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Week 2.2: Data Processing in R
! Filtering
! Basic Filtering
! Advanced Filtering
! Mutate
! Basic Variable Creation and Editing
! if_else()
! Variable Types
! Other Functions & Packages
Filtering Data
! We didn’t see a big difference between
conditions
! But, some RTs look
like outliers—we
may want to
exclude them
Filtering Data
! Often, we want to examine or use just part of
a dataframe
! filter() lets us retain only certain
observations
! experiment %>%
filter(RT < 2000) %>%
group_by(Condition) %>%
summarize(M=mean(RT))
Inclusion criterion: We
want to keep RTs less
than 2000 ms
As we saw last time, this gets the mean RT
for each condition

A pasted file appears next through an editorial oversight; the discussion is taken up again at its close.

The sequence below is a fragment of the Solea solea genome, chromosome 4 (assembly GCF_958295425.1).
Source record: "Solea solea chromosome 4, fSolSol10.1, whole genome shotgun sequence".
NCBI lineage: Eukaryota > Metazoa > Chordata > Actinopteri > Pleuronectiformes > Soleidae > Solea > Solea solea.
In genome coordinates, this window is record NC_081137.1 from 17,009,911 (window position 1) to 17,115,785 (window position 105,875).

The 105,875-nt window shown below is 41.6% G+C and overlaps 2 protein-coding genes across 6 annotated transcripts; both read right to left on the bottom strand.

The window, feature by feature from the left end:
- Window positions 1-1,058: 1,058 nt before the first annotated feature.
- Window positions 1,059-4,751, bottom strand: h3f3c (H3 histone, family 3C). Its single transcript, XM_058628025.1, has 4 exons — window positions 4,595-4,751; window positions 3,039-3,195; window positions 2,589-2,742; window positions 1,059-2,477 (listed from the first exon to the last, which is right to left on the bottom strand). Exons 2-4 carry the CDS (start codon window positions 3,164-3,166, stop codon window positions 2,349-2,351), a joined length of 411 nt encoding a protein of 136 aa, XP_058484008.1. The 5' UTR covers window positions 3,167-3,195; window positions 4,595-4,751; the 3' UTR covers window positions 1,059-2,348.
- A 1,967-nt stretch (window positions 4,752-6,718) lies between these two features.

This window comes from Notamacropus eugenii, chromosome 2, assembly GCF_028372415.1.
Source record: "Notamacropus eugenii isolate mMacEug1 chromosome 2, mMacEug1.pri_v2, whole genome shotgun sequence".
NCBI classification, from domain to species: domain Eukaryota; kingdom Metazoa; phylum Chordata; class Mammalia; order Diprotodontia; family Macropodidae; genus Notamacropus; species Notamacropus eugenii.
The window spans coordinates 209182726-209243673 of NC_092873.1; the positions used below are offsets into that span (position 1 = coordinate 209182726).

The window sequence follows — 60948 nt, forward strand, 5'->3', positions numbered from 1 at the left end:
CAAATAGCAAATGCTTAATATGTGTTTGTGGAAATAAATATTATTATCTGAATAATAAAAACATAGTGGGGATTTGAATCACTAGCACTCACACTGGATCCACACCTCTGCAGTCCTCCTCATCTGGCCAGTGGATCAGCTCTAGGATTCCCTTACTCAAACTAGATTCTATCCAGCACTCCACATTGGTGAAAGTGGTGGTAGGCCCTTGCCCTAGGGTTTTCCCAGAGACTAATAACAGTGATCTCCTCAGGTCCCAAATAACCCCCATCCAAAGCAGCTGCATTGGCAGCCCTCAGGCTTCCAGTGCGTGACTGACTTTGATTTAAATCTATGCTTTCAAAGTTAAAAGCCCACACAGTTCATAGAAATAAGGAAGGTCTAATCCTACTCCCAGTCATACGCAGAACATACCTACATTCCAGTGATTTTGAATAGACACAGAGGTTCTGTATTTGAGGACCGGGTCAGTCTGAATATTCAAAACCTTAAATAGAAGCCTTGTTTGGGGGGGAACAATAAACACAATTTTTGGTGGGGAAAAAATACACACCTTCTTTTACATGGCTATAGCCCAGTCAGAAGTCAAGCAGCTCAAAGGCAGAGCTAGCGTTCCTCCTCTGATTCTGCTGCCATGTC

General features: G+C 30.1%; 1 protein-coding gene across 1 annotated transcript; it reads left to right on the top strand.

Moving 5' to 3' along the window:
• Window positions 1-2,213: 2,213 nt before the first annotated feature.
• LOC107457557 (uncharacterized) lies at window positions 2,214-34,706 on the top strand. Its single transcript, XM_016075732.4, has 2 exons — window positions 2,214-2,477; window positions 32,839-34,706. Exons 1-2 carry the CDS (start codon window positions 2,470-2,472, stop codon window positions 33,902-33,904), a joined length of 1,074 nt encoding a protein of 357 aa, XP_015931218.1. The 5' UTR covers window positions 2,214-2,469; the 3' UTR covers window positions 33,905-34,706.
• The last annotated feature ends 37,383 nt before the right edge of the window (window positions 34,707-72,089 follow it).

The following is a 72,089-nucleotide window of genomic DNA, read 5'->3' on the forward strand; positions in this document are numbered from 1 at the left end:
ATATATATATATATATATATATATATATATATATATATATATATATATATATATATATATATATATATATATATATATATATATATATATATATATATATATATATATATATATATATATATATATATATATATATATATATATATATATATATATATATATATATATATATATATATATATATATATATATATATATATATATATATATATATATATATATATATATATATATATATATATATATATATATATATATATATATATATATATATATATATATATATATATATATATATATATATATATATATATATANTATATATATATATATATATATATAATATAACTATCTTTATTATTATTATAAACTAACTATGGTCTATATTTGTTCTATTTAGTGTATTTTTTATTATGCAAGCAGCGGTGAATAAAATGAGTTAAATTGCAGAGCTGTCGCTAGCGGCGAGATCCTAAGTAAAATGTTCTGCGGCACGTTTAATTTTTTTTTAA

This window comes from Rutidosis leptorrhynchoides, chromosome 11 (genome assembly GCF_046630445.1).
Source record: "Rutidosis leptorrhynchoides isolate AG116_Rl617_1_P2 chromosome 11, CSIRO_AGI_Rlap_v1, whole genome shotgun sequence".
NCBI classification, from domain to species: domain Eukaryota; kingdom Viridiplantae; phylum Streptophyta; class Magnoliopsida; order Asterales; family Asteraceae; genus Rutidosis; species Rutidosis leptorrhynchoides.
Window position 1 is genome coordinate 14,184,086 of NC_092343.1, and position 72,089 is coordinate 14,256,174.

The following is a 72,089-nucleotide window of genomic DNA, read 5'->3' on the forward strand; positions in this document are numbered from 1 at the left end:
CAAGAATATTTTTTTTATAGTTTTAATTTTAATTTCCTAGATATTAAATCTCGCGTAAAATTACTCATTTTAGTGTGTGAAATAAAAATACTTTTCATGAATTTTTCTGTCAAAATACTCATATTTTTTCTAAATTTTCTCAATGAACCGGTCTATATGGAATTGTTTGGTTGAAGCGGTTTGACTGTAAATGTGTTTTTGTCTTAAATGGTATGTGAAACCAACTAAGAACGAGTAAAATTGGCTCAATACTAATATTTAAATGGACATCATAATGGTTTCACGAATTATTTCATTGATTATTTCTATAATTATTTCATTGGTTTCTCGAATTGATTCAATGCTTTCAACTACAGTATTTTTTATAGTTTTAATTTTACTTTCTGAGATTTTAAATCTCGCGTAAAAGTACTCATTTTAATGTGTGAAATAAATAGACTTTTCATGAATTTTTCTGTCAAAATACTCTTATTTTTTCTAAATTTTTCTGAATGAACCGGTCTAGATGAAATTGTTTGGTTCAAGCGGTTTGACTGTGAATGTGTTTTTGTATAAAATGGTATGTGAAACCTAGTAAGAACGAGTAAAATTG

Filtering Data
! Often, we want to examine or use just part of
a dataframe
! filter() lets us retain only certain
observations
! experiment %>%
filter(RT < 2000) %>%
group_by(Condition) %>%
summarize(M=mean(RT))
Inclusion criterion: We
want to keep RTs less
than 2000 ms
Filtering Data
! This only temporarily filtered the data
! If we want to
Filtering Data
! This only temporarily filtered the data
! If we want to run a lot of analyses with this
filter, we may want to save the filtered data as
a new dataframe
! experiment %>%
filter(RT < 2000)
-> experiment.filtered
-> is the assignment
operator. It stores results
or data in memory.
Name of the new dataframe
(can be whatever you want)
Filtering Data
! This only temporarily filtered the data
! If we want to run a lot of analyses with this
filter, we may want to save the filtered data as
a new dataframe
Writing Data
! Note that this is just creating a new
dataframe in R
! If you want to save to a folder on your
computer, use write.csv():
! write.csv(experiment.filtered,
file='experiment_filtered.csv')
Filtering Data
! Why not just delete the bad RTs from the
spreadsheet?
Filtering Data
! Why not just delete the bad RTs from the
spreadsheet?
! Easy to make a mistake / miss some of them
! Faster to have the computer do it